This week the hugely popular social networking platform Instagram,
announced the launch of its new features designed to tackle messages which
might be considered as bullying or harassment.
According to an article on the company’s blog ‘We can do more to prevent bullying from happening on Instagram, and we can do more to empower the targets of bullying to stand up for themselves’.
Adam Mosseri (Head of Instagram) says ‘ The intervention gives people a
chance to reflect and undo their comment and prevents the recipient from
receiving the harmful comment notification’.
This sounds great. Instagram are
right. They badly need to focus on abusive posts. The new feature tool encouraging the
opportunity for reflection and the chance to undo is very welcome. We’ve all
texted posted on impulse. And regretted
it later. The statement is however
misleading in that it will not always ‘prevent the recipient from receiving the
harmful comment notification’. Instagram
did however admit that at test it worked with ‘some people’. We’ll take that.
Some is better than none and it’s time reflection tools were introduced.
We’re big fans of social media and social media companies taking more
responsibility for what happens on their platforms so were pleased to see
Instagram making efforts in this area.
While bullying is an age old problem offline, online it happens
predominately via social networks and gaming so it’s vital the companies make
efforts here. Let’s face it, there are
very few social media platforms where some form of bullying, harassment or
abusive behavior doesn’t take place.
So let’s take a look at how
the new features work.
The first feature being rolled out claims to be ‘AI that notifies people when their comment may be considered offensive before it’s posted’ and supposedly detects ‘bullying and other types of harmful content in comments, photos and videos’.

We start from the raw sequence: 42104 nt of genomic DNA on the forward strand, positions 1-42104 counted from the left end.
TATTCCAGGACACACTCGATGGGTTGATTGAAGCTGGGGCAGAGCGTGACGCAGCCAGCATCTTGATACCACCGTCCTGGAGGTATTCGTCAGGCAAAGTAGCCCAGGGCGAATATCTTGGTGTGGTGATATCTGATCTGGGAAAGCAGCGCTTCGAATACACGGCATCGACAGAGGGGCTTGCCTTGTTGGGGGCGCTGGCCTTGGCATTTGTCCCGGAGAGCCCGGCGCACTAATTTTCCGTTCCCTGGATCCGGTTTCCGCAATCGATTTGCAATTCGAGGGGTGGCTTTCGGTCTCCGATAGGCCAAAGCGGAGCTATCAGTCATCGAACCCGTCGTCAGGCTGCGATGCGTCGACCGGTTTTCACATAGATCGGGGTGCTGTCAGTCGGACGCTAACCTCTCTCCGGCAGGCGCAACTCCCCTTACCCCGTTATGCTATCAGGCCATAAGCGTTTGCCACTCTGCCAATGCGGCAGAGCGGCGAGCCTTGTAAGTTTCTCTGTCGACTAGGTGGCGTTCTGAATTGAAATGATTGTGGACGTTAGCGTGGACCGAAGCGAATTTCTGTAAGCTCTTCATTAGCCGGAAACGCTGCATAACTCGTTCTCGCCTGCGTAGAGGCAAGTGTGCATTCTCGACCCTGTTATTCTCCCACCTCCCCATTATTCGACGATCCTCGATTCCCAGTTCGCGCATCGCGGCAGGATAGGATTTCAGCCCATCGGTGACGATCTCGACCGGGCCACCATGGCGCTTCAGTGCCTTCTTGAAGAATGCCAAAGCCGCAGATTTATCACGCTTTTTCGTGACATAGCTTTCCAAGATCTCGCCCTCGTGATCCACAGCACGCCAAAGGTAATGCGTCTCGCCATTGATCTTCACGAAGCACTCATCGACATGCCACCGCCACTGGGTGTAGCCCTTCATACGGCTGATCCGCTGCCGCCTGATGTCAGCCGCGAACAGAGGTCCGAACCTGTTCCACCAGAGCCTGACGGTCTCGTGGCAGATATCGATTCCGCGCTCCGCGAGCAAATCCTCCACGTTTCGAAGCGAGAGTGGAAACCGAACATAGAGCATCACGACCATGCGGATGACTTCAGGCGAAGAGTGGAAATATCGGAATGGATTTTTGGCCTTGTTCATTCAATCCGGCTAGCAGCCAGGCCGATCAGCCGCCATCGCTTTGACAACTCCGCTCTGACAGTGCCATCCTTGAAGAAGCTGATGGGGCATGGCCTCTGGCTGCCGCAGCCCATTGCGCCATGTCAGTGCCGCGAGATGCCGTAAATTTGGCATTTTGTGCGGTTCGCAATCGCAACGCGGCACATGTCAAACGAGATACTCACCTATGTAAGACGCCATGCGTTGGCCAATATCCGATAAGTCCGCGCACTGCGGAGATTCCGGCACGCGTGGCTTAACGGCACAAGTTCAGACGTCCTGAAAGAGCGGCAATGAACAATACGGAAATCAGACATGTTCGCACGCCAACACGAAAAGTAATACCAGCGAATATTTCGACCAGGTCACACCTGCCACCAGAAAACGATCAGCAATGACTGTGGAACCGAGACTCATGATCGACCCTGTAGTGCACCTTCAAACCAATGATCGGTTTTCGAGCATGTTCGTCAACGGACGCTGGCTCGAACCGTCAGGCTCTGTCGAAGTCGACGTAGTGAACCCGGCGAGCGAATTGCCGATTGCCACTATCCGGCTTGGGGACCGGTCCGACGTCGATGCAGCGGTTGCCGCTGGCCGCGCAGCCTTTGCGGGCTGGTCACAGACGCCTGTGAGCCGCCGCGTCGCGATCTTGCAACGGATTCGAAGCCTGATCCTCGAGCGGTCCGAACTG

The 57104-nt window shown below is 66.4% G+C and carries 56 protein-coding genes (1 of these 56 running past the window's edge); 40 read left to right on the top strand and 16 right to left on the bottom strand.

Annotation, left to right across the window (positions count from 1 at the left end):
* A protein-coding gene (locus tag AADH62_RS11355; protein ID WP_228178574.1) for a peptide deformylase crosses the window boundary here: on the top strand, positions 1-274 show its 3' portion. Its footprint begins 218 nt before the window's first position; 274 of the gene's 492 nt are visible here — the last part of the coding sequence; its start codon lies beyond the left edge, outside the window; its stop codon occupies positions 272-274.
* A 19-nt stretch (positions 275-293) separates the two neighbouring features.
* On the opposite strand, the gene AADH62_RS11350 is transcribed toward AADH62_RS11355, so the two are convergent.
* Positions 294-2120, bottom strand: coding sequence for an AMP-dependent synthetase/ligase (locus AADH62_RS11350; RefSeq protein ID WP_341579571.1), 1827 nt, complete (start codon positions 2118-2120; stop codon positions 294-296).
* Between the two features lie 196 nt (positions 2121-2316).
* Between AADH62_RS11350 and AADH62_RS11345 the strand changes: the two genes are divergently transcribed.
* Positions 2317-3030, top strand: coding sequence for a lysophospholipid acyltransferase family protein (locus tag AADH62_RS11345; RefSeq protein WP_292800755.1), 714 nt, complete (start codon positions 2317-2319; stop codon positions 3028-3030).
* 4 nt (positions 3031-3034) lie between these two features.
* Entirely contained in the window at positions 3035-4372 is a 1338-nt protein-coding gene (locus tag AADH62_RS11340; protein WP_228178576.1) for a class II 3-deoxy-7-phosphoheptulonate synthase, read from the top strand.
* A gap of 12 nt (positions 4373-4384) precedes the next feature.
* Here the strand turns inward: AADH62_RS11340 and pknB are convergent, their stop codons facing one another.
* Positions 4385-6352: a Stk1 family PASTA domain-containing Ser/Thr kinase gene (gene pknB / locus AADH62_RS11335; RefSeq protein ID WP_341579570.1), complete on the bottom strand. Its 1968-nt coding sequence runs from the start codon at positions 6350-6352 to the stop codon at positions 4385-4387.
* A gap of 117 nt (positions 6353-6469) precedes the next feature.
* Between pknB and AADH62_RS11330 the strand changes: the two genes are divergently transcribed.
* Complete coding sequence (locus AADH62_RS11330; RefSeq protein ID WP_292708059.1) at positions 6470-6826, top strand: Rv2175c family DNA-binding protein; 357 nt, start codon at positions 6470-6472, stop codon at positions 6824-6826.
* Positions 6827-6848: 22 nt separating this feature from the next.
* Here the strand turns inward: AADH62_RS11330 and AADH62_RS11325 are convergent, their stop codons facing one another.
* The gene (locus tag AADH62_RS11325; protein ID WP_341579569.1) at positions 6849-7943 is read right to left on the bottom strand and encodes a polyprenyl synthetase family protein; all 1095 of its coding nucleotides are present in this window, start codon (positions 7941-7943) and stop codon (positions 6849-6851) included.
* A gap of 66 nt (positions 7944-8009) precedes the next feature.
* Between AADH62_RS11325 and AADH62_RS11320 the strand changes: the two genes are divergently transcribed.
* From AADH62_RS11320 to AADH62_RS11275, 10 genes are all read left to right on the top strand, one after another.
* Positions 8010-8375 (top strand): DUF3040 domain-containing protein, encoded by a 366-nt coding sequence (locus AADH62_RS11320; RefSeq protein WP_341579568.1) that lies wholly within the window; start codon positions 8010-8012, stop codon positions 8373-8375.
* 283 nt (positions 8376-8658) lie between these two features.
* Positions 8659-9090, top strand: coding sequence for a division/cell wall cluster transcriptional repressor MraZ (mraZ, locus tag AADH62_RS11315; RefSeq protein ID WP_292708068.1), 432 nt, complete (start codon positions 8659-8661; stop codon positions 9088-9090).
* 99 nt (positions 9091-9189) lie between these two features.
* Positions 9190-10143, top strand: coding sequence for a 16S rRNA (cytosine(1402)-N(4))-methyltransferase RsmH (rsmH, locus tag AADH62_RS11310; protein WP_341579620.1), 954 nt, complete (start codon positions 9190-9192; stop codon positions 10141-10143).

So how effective is this?
Given that there are many different variations of words and also
messages contained in images and videos, sometimes this can be difficult to pick
up or detect.
Having worked on a previous project along content identification on a
huge scale, using algorithms, I know from experience this is something which is
difficult to get correct/right a lot of the time.
Secondly does it actually stop the bullying and other abuse?
Does it stop it, make the poster think or just give a subtle prompt?
The second feature called ‘Restrict’ is not something which is innovative
or new. In fact this feature has been
widely available for years (shadow banning) though again it’s good to see it
being used on a prolific platform like Insta.
The idea is that the person targeted with the abusive posts can prevent
them from being seen publicly. Their
messages are purged elsewhere. The main
reason for this feature is that the poster of abusive comments still thinks
they are posting publicly. When they get no engagement the idea is that they
will hopefully get bored/stop.
In a nutshell the ‘Restrict’ feature works along the same principal according
to Instagram ‘Once you Restrict someone, comments on your posts from that
person will only be visible to that person. You can choose to make a restricted
person’s comments visible to others by approving their comments’.
Anyone involved in any type of mental health or psychological sphere
will tell you that developing technology around these types of harassing or
bullying behaviours will take time and we’ll not see the impact for some time
and only then with a complex combination of both human processes and machine
learning. The examples used by
Instagram on posts use very basic language eg ‘You are so ugly’. In real online
life abusive language is a lot more nuanced and therefore harder for AI to
detect. Nonetheless, they are steps in the right direction.
Wayne Denner is a speaker, author and expert on Online Reputation and Wellbeing. Wayne helps young people protect and improve their digital presence. Visit waynedenner.com for more information.